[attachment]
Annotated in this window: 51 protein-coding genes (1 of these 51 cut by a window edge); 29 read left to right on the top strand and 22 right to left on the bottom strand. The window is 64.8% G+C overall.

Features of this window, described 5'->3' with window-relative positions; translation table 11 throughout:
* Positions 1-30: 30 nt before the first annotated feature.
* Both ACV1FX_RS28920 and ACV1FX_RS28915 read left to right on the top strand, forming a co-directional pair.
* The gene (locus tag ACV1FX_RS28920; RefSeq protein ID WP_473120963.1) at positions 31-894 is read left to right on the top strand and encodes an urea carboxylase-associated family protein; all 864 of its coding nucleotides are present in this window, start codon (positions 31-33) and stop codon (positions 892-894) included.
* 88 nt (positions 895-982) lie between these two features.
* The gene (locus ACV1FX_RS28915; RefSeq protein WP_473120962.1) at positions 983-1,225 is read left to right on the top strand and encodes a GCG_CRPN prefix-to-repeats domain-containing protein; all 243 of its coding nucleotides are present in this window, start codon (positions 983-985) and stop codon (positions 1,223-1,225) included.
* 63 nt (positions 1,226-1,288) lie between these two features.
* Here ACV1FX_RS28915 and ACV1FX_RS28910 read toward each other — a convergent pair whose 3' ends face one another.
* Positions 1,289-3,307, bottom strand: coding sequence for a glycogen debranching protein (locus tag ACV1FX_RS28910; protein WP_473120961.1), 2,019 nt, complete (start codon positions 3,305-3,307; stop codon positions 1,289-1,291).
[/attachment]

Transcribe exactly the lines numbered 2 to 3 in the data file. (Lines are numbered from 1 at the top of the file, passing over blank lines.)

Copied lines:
Features of this window, described 5'->3' with window-relative positions; translation table 11 throughout:
* Positions 1-30: 30 nt before the first annotated feature.